• G06F3/0628Dedicated interfaces to storage systems making use of a particular technique
    • G06F3/0629Configuration or reconfiguration of storage systems
    • G06F3/0632Configuration or reconfiguration of storage systems by initialisation or re-initialisation of storage systems
    • GPHYSICS
    • G06COMPUTING; CALCULATING; COUNTING
    • G06FELECTRIC DIGITAL DATA PROCESSING
    • G06F3/00Input arrangements for transferring data to be processed into a form capable of being handled by the computer; Output arrangements for transferring data from processing unit to output unit, e.g. interface arrangements
    • G06F3/06Digital input from or digital output to record carriers, e.g. RAID, emulated record carriers, networked record carriers
    • G06F3/0601Dedicated interfaces to storage systems
    • G06F3/0628Dedicated interfaces to storage systems making use of a particular technique
    • G06F3/0662Virtualisation aspects
    • G06F3/0665Virtualisation aspects at area level, e.g. provisioning of virtual or logical volumes
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    • G06F3/0601Dedicated interfaces to storage systems
    • G06F3/0668Dedicated interfaces to storage systems adopting a particular infrastructure
    • G06F3/0671In-line storage system
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    • G06F3/0689Disk arrays, e.g. RAID, JBOD

Abstract

Embodiments of the presently claimed invention enable a RAID set to appear as if it were initialized immediately after a command to initialize a RAID set is initiated. Typically, a driver or other software in the software stack intercepts the command to initialize the RAID set. The driver then responds to user application programs as if the RAID set initialization is complete, even when it is not. After intercepting the RAID set initialization command, the driver will intercept and respond to data read or write commands as if the RAID set were initialized. The driver or other software will then, typically initialize the RAID set using background tasks. In certain instances, data stored in a non-RAID configuration may be migrated to a RAID configuration during the initialization process.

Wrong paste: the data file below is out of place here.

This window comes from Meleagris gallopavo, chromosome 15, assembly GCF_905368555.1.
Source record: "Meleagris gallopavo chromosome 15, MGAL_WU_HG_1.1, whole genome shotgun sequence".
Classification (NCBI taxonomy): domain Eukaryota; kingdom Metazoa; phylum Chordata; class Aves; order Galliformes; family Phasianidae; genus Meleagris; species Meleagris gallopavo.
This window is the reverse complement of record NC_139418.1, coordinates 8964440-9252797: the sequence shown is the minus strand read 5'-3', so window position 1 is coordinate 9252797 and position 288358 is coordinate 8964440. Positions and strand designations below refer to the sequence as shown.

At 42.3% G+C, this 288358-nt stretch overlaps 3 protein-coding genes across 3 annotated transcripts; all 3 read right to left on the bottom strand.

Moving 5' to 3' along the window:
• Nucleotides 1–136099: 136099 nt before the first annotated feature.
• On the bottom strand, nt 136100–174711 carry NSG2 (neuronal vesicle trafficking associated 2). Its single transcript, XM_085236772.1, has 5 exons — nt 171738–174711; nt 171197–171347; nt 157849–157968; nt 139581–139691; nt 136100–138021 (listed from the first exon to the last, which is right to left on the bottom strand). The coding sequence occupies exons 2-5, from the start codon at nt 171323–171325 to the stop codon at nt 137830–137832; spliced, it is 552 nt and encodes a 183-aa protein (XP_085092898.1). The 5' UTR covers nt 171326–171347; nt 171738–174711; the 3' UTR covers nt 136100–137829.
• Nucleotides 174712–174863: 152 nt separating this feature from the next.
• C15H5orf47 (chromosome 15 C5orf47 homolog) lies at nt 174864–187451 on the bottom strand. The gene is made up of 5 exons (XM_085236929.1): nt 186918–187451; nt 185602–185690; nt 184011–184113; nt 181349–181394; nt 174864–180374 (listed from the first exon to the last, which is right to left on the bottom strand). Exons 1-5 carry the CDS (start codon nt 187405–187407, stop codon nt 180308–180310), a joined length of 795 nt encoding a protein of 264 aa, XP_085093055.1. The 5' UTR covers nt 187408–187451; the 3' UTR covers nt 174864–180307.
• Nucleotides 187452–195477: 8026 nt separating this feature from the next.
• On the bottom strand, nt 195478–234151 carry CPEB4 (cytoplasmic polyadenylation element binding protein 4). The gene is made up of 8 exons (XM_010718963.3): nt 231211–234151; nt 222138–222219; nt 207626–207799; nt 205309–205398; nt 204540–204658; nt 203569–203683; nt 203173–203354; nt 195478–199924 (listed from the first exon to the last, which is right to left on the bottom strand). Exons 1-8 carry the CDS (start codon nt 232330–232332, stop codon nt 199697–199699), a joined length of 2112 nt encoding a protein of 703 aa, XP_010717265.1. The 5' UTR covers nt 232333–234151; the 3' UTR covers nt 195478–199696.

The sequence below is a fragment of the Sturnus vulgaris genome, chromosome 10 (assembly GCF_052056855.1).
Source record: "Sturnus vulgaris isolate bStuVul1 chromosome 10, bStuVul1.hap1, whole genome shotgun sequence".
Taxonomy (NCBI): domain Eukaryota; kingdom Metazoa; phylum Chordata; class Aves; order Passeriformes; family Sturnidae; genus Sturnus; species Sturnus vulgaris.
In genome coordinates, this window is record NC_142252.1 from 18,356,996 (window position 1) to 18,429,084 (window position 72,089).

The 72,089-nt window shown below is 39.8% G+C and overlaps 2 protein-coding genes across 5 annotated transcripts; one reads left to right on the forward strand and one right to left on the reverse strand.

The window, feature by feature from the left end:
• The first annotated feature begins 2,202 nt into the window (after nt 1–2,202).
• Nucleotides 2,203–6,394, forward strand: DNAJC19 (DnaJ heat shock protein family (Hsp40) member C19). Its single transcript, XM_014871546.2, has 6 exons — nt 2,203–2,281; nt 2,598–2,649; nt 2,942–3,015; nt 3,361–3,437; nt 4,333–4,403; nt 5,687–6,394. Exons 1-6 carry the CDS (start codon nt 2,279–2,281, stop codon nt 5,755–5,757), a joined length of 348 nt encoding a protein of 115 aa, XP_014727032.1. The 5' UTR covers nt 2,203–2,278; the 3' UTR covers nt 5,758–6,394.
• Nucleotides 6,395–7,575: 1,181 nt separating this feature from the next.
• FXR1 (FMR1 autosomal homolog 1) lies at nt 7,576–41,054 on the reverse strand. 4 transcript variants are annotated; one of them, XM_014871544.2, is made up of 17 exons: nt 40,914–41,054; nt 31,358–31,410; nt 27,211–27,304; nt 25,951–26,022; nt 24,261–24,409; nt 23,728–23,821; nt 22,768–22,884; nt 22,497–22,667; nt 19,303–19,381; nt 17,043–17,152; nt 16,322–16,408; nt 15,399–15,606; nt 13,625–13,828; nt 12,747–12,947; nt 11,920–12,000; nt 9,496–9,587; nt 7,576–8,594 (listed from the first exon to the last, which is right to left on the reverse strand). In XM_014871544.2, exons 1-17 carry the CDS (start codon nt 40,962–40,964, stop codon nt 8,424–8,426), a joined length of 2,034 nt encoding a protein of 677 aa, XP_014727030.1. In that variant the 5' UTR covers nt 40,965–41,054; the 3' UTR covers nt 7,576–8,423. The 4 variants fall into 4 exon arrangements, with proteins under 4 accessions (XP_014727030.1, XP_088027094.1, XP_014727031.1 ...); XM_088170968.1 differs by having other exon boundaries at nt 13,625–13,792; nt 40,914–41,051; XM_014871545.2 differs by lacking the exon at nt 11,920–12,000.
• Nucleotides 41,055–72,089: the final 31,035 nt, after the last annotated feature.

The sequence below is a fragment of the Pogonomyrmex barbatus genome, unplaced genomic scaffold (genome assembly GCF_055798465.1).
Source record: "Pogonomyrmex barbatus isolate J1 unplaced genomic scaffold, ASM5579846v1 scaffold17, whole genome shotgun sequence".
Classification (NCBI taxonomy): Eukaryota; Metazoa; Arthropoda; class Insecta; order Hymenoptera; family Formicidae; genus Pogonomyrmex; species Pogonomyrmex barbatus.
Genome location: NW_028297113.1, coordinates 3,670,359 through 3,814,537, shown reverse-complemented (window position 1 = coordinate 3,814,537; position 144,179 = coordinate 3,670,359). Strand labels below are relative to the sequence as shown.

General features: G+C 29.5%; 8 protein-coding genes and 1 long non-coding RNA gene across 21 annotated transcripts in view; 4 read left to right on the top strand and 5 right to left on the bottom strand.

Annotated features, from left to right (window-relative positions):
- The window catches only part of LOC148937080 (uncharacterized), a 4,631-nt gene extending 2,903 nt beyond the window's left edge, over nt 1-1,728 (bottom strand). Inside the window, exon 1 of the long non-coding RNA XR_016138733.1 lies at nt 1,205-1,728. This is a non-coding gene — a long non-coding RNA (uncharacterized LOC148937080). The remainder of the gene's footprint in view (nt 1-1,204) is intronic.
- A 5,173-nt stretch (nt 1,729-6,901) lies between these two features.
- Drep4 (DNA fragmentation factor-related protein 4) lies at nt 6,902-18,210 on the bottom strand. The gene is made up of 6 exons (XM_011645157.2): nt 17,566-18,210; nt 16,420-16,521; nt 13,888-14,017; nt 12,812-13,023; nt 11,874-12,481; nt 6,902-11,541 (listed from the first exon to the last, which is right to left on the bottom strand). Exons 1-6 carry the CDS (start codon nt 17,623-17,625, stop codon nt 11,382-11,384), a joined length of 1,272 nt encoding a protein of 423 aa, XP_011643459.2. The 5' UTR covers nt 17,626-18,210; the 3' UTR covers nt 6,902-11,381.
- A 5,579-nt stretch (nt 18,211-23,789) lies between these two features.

Description

BACKGROUND OF THE INVENTION

Field of the Invention

The present invention generally relates to initializing a redundant array of independent disks (RAID). In particular, the invention enables a RAID set to service requests immediately after the RAID set is described.

Description of the Related Art

Redundant arrays of independent disks, commonly referred to as RAID, must be initialized prior to use. A RAID set includes two or more data storage devices used to store data redundantly and increase data storage performance.

Conventionally, the initialization of a RAID set requires zeros to be written to each data storage location contained within each of the data storage devices in the RAID set. Today, each individual data storage device in a RAID set commonly contains many Terabytes of data. Since the process of writing zeros to a one Terabyte drive takes days, there is a large overhead associated with initializing a RAID set. Delays associated with waiting for RAID set initialization increases both direct and indirect costs of running a data center. Direct costs include the cost of space and power used during initialization. Indirect costs include not being able to use or lease data storage space on the RAID set when the RAID set is being initialized. Costs associated with initializing a RAID set would be reduced if the RAID set could act as an initialized RAID set immediately after it was described.

Examples of standard RAID levels include RAID 0, RAID 1, RAID 2, RAID 3, RAID 4, RAID 5, RAID 6, and RAID 10.